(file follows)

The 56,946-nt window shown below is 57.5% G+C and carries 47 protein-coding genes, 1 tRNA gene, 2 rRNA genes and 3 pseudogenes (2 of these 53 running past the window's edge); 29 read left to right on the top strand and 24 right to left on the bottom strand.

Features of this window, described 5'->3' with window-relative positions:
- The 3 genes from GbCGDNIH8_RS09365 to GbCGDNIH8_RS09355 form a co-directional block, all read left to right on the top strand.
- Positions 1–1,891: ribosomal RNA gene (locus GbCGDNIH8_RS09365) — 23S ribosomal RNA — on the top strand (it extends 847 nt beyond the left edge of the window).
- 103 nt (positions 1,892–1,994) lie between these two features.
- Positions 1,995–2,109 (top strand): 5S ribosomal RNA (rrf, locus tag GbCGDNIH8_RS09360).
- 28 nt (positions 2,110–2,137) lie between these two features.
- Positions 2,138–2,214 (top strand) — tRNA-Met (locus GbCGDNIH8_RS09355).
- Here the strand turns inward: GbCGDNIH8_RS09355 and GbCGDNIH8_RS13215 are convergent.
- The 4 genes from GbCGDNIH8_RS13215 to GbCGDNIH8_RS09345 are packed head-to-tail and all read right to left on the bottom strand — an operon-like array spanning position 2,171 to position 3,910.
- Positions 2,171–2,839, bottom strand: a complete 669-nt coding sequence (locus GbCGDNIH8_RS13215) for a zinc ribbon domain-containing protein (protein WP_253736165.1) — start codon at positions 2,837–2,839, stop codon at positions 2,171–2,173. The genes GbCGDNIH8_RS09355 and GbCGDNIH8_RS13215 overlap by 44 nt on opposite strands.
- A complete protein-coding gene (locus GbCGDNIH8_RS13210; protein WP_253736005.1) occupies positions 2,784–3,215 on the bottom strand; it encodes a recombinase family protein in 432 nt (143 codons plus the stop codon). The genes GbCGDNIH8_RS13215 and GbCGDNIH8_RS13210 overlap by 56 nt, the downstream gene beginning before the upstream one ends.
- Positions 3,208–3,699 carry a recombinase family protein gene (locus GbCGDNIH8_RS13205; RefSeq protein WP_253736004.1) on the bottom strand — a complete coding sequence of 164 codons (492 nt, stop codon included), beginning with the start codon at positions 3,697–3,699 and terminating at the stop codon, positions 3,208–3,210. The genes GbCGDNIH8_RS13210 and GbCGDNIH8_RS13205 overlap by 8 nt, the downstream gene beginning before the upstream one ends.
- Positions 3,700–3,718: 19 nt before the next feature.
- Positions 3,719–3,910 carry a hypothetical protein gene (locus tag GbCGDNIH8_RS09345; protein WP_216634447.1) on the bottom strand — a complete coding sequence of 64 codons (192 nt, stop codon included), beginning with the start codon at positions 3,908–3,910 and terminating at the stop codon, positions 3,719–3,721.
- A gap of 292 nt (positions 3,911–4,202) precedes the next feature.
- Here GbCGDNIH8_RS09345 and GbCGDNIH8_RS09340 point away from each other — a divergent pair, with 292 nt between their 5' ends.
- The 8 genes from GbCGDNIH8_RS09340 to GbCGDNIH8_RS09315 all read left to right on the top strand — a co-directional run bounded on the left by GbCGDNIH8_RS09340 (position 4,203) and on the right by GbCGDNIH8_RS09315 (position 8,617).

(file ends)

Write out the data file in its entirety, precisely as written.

The 56,946-nt window shown below is 57.5% G+C and carries 47 protein-coding genes, 1 tRNA gene, 2 rRNA genes and 3 pseudogenes (2 of these 53 running past the window's edge); 29 read left to right on the top strand and 24 right to left on the bottom strand.

Features of this window, described 5'->3' with window-relative positions:
- The 3 genes from GbCGDNIH8_RS09365 to GbCGDNIH8_RS09355 form a co-directional block, all read left to right on the top strand.
- Positions 1–1,891: ribosomal RNA gene (locus GbCGDNIH8_RS09365) — 23S ribosomal RNA — on the top strand (it extends 847 nt beyond the left edge of the window).
- 103 nt (positions 1,892–1,994) lie between these two features.
- Positions 1,995–2,109 (top strand): 5S ribosomal RNA (rrf, locus tag GbCGDNIH8_RS09360).
- 28 nt (positions 2,110–2,137) lie between these two features.
- Positions 2,138–2,214 (top strand) — tRNA-Met (locus GbCGDNIH8_RS09355).
- Here the strand turns inward: GbCGDNIH8_RS09355 and GbCGDNIH8_RS13215 are convergent.
- The 4 genes from GbCGDNIH8_RS13215 to GbCGDNIH8_RS09345 are packed head-to-tail and all read right to left on the bottom strand — an operon-like array spanning position 2,171 to position 3,910.
- Positions 2,171–2,839, bottom strand: a complete 669-nt coding sequence (locus GbCGDNIH8_RS13215) for a zinc ribbon domain-containing protein (protein WP_253736165.1) — start codon at positions 2,837–2,839, stop codon at positions 2,171–2,173. The genes GbCGDNIH8_RS09355 and GbCGDNIH8_RS13215 overlap by 44 nt on opposite strands.
- A complete protein-coding gene (locus GbCGDNIH8_RS13210; protein WP_253736005.1) occupies positions 2,784–3,215 on the bottom strand; it encodes a recombinase family protein in 432 nt (143 codons plus the stop codon). The genes GbCGDNIH8_RS13215 and GbCGDNIH8_RS13210 overlap by 56 nt, the downstream gene beginning before the upstream one ends.
- Positions 3,208–3,699 carry a recombinase family protein gene (locus GbCGDNIH8_RS13205; RefSeq protein WP_253736004.1) on the bottom strand — a complete coding sequence of 164 codons (492 nt, stop codon included), beginning with the start codon at positions 3,697–3,699 and terminating at the stop codon, positions 3,208–3,210. The genes GbCGDNIH8_RS13210 and GbCGDNIH8_RS13205 overlap by 8 nt, the downstream gene beginning before the upstream one ends.
- Positions 3,700–3,718: 19 nt before the next feature.
- Positions 3,719–3,910 carry a hypothetical protein gene (locus tag GbCGDNIH8_RS09345; protein WP_216634447.1) on the bottom strand — a complete coding sequence of 64 codons (192 nt, stop codon included), beginning with the start codon at positions 3,908–3,910 and terminating at the stop codon, positions 3,719–3,721.
- A gap of 292 nt (positions 3,911–4,202) precedes the next feature.
- Here GbCGDNIH8_RS09345 and GbCGDNIH8_RS09340 point away from each other — a divergent pair, with 292 nt between their 5' ends.
- The 8 genes from GbCGDNIH8_RS09340 to GbCGDNIH8_RS09315 all read left to right on the top strand — a co-directional run bounded on the left by GbCGDNIH8_RS09340 (position 4,203) and on the right by GbCGDNIH8_RS09315 (position 8,617).